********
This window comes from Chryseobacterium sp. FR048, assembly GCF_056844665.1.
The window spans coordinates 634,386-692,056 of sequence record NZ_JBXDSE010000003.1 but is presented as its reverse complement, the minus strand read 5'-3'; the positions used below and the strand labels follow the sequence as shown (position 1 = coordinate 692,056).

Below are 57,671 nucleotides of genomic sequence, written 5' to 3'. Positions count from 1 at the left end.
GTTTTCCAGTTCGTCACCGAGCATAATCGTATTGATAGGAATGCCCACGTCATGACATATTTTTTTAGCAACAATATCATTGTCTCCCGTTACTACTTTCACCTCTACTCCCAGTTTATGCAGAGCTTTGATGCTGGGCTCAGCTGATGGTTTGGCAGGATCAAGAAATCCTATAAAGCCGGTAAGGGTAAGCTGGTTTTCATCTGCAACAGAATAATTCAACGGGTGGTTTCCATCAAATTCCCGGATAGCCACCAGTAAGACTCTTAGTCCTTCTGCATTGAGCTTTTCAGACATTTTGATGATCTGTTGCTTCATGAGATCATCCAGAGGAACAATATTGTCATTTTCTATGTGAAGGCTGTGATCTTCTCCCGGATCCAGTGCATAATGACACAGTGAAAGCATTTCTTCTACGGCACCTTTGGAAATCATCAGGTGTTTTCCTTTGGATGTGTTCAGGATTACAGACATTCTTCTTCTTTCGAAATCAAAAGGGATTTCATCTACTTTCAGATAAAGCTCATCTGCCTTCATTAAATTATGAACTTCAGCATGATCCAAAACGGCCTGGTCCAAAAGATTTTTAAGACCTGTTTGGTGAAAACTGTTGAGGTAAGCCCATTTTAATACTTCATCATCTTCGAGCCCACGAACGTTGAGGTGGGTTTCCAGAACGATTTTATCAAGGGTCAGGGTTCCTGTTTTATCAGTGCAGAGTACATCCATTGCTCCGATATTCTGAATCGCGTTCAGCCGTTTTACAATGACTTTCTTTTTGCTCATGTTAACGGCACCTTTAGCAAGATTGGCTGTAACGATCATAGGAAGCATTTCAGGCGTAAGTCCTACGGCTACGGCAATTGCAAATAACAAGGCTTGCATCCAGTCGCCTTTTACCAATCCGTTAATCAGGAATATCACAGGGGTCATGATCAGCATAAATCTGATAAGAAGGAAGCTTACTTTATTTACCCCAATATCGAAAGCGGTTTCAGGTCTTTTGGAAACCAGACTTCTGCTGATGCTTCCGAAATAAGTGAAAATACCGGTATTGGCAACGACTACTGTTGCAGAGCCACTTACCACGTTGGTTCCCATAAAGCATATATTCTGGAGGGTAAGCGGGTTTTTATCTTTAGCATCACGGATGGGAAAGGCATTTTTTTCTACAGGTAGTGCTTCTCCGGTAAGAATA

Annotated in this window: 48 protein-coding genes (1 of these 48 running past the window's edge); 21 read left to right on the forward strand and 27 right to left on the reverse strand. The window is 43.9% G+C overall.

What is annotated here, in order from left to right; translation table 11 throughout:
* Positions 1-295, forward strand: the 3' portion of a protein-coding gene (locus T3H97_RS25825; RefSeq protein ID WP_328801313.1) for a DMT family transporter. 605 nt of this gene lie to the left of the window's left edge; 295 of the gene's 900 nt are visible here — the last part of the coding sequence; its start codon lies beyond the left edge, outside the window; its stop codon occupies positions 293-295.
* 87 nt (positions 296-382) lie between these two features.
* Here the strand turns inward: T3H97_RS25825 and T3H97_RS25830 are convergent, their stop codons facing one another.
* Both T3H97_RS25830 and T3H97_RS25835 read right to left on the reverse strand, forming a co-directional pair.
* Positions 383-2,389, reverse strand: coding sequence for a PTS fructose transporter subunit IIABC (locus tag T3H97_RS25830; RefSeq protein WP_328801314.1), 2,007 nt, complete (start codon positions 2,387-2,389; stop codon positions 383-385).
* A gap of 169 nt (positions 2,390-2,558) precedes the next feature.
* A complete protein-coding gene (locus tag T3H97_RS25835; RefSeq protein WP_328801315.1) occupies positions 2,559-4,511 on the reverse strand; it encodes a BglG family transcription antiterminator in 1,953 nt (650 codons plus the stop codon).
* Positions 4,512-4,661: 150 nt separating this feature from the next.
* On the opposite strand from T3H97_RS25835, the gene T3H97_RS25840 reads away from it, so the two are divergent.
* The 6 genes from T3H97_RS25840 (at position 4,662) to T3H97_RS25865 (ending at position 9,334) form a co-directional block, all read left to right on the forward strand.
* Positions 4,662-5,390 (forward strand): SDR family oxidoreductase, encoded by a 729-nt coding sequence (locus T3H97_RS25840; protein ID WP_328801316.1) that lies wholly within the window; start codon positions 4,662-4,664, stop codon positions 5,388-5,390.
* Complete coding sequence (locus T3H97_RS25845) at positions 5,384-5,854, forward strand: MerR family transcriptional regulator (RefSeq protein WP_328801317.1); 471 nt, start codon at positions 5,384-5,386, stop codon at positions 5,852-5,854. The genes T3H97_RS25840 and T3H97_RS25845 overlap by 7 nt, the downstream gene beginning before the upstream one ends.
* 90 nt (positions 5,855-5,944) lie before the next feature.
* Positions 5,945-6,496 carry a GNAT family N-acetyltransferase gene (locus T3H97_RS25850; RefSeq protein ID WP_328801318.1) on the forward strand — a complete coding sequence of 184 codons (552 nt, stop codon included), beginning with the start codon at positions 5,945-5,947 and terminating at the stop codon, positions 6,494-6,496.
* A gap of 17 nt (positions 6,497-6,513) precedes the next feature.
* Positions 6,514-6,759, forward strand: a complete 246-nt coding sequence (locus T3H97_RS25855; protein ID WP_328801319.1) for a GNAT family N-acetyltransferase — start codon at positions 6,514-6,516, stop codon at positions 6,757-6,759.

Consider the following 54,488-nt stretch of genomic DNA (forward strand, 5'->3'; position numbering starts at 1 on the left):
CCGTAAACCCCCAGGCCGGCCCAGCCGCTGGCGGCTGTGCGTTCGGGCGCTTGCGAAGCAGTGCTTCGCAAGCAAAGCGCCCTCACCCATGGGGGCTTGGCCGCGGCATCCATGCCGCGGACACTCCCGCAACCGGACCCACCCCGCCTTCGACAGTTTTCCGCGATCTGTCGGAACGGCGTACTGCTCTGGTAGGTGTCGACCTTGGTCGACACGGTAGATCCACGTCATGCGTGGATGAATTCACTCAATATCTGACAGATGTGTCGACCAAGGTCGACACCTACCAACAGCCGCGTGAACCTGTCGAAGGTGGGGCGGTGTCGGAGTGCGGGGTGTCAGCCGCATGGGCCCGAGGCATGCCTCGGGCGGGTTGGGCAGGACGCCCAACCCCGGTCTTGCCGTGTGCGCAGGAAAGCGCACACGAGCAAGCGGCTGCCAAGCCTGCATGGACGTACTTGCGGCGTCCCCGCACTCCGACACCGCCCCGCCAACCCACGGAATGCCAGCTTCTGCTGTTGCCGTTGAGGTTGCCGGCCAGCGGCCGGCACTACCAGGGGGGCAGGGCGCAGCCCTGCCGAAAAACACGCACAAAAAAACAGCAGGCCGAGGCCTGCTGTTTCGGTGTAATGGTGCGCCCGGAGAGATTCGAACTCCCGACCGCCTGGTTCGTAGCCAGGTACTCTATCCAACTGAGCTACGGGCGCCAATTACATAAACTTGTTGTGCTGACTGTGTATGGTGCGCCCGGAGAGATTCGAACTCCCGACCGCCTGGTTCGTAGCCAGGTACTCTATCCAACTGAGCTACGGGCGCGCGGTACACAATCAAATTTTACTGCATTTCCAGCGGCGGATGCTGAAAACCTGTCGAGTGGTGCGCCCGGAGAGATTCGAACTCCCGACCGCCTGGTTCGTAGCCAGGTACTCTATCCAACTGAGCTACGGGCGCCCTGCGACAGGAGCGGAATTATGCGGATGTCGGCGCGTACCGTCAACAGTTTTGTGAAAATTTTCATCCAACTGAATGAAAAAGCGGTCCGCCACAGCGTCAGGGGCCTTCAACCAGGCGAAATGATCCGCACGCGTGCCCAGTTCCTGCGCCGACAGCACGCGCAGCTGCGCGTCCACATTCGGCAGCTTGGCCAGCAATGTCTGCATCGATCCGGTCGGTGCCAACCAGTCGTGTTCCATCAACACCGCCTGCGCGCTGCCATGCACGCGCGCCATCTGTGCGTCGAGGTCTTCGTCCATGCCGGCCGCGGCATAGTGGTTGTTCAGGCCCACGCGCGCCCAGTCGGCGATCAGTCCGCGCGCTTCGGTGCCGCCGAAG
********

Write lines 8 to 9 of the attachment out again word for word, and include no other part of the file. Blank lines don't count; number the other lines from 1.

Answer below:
* 87 nt (positions 296-382) lie between these two features.
* Here the strand turns inward: T3H97_RS25825 and T3H97_RS25830 are convergent, their stop codons facing one another.